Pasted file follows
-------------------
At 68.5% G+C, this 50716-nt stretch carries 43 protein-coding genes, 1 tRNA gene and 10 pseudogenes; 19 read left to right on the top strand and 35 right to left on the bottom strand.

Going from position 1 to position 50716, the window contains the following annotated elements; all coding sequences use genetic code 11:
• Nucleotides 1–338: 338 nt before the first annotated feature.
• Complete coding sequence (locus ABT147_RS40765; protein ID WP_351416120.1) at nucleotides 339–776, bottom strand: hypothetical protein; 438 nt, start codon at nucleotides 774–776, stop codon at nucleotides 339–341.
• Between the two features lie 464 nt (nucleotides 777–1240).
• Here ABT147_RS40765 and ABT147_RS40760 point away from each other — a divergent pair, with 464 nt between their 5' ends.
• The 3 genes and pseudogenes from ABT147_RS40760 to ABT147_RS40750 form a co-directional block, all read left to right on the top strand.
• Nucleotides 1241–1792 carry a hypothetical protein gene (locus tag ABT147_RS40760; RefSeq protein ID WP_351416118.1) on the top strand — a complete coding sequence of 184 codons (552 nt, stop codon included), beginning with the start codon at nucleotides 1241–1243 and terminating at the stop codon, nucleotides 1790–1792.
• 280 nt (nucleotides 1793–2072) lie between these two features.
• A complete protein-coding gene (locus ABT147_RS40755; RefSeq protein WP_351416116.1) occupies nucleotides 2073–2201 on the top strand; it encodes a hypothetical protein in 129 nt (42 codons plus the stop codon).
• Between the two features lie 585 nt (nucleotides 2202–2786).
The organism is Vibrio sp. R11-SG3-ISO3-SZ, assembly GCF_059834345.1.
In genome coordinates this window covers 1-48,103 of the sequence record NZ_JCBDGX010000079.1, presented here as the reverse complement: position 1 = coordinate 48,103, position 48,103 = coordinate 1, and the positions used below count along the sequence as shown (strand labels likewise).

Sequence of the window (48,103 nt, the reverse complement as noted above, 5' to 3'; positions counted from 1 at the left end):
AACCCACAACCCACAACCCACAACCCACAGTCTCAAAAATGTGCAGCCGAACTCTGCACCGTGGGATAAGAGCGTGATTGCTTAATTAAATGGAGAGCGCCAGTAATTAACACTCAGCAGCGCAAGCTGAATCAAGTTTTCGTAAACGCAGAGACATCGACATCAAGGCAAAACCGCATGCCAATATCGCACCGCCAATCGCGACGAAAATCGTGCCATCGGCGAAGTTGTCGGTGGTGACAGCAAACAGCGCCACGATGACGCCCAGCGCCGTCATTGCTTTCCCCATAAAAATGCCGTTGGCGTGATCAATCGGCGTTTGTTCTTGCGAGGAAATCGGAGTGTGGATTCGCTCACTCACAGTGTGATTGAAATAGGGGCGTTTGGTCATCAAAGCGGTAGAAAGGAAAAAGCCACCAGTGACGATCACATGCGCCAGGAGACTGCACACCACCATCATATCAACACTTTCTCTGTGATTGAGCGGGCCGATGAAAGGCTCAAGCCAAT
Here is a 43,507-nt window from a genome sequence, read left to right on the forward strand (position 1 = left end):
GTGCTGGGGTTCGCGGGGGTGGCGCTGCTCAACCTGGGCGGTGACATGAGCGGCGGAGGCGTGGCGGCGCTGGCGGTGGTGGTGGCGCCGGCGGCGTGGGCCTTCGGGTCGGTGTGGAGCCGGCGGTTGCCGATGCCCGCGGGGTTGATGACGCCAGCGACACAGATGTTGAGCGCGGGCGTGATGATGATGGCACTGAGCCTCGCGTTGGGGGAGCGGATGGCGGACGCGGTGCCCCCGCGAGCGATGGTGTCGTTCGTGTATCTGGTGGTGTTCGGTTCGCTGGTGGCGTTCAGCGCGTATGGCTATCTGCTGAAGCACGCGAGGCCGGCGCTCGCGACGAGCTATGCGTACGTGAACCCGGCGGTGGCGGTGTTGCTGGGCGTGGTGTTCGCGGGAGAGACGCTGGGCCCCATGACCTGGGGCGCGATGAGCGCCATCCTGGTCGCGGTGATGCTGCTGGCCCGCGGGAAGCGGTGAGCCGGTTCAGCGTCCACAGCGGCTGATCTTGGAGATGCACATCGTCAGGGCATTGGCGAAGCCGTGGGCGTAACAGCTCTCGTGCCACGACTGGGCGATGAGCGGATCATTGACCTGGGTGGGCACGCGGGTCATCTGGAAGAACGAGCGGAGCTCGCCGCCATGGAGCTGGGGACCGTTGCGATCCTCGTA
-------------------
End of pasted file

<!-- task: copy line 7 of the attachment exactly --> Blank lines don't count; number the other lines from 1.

• The 3 genes and pseudogenes from ABT147_RS40760 to ABT147_RS40750 form a co-directional block, all read left to right on the top strand.